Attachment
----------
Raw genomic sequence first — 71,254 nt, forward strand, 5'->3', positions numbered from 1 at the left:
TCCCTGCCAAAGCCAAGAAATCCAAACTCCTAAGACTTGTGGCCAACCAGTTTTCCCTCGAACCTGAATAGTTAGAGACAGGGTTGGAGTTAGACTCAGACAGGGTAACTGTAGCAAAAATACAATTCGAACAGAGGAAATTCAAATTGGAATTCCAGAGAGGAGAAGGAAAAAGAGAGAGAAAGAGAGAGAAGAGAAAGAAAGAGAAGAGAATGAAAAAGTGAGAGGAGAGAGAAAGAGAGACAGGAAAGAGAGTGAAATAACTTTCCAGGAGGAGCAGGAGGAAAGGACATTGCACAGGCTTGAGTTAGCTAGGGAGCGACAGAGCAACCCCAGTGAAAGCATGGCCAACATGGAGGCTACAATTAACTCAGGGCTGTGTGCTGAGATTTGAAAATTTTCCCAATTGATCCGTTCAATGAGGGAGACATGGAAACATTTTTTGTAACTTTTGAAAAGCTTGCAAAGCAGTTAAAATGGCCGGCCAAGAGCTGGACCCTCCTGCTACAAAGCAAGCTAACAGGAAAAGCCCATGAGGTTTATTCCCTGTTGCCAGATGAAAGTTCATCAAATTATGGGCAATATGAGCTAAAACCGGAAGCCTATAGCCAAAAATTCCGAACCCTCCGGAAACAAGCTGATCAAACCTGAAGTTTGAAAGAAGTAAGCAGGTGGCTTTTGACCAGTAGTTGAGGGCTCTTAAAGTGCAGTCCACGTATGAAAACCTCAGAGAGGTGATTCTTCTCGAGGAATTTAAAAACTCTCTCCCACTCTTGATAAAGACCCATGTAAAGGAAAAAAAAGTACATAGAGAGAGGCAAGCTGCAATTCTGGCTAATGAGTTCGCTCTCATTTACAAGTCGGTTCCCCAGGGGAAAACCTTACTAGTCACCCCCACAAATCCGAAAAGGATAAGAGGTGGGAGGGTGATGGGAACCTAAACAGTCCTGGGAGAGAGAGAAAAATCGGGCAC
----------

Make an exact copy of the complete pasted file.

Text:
Raw genomic sequence first — 71,254 nt, forward strand, 5'->3', positions numbered from 1 at the left:
TCCCTGCCAAAGCCAAGAAATCCAAACTCCTAAGACTTGTGGCCAACCAGTTTTCCCTCGAACCTGAATAGTTAGAGACAGGGTTGGAGTTAGACTCAGACAGGGTAACTGTAGCAAAAATACAATTCGAACAGAGGAAATTCAAATTGGAATTCCAGAGAGGAGAAGGAAAAAGAGAGAGAAAGAGAGAGAAGAGAAAGAAAGAGAAGAGAATGAAAAAGTGAGAGGAGAGAGAAAGAGAGACAGGAAAGAGAGTGAAATAACTTTCCAGGAGGAGCAGGAGGAAAGGACATTGCACAGGCTTGAGTTAGCTAGGGAGCGACAGAGCAACCCCAGTGAAAGCATGGCCAACATGGAGGCTACAATTAACTCAGGGCTGTGTGCTGAGATTTGAAAATTTTCCCAATTGATCCGTTCAATGAGGGAGACATGGAAACATTTTTTGTAACTTTTGAAAAGCTTGCAAAGCAGTTAAAATGGCCGGCCAAGAGCTGGACCCTCCTGCTACAAAGCAAGCTAACAGGAAAAGCCCATGAGGTTTATTCCCTGTTGCCAGATGAAAGTTCATCAAATTATGGGCAATATGAGCTAAAACCGGAAGCCTATAGCCAAAAATTCCGAACCCTCCGGAAACAAGCTGATCAAACCTGAAGTTTGAAAGAAGTAAGCAGGTGGCTTTTGACCAGTAGTTGAGGGCTCTTAAAGTGCAGTCCACGTATGAAAACCTCAGAGAGGTGATTCTTCTCGAGGAATTTAAAAACTCTCTCCCACTCTTGATAAAGACCCATGTAAAGGAAAAAAAAGTACATAGAGAGAGGCAAGCTGCAATTCTGGCTAATGAGTTCGCTCTCATTTACAAGTCGGTTCCCCAGGGGAAAACCTTACTAGTCACCCCCACAAATCCGAAAAGGATAAGAGGTGGGAGGGTGATGGGAACCTAAACAGTCCTGGGAGAGAGAGAAAAATCGGGCAC